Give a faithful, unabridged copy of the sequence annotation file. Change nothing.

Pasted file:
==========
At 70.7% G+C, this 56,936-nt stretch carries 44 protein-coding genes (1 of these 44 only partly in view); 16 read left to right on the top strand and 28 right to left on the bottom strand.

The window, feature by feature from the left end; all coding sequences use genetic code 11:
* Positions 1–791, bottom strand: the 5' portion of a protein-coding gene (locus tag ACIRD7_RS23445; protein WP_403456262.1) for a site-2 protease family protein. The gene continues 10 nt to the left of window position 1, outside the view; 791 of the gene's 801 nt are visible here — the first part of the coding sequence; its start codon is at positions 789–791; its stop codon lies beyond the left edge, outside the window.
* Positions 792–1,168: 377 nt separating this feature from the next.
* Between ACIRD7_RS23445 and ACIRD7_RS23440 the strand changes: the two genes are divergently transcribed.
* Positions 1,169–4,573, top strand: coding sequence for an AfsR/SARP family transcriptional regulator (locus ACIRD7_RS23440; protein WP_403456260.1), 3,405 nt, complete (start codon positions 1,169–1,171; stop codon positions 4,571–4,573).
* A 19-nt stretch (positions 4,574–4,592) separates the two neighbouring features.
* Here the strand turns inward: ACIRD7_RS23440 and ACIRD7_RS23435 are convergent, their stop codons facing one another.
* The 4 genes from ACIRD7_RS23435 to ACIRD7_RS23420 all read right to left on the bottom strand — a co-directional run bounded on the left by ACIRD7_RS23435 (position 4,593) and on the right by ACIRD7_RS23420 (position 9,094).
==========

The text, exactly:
At 70.7% G+C, this 56,936-nt stretch carries 44 protein-coding genes (1 of these 44 only partly in view); 16 read left to right on the top strand and 28 right to left on the bottom strand.

The window, feature by feature from the left end; all coding sequences use genetic code 11:
* Positions 1–791, bottom strand: the 5' portion of a protein-coding gene (locus tag ACIRD7_RS23445; protein WP_403456262.1) for a site-2 protease family protein. The gene continues 10 nt to the left of window position 1, outside the view; 791 of the gene's 801 nt are visible here — the first part of the coding sequence; its start codon is at positions 789–791; its stop codon lies beyond the left edge, outside the window.
* Positions 792–1,168: 377 nt separating this feature from the next.
* Between ACIRD7_RS23445 and ACIRD7_RS23440 the strand changes: the two genes are divergently transcribed.
* Positions 1,169–4,573, top strand: coding sequence for an AfsR/SARP family transcriptional regulator (locus ACIRD7_RS23440; protein WP_403456260.1), 3,405 nt, complete (start codon positions 1,169–1,171; stop codon positions 4,571–4,573).
* A 19-nt stretch (positions 4,574–4,592) separates the two neighbouring features.
* Here the strand turns inward: ACIRD7_RS23440 and ACIRD7_RS23435 are convergent, their stop codons facing one another.
* The 4 genes from ACIRD7_RS23435 to ACIRD7_RS23420 all read right to left on the bottom strand — a co-directional run bounded on the left by ACIRD7_RS23435 (position 4,593) and on the right by ACIRD7_RS23420 (position 9,094).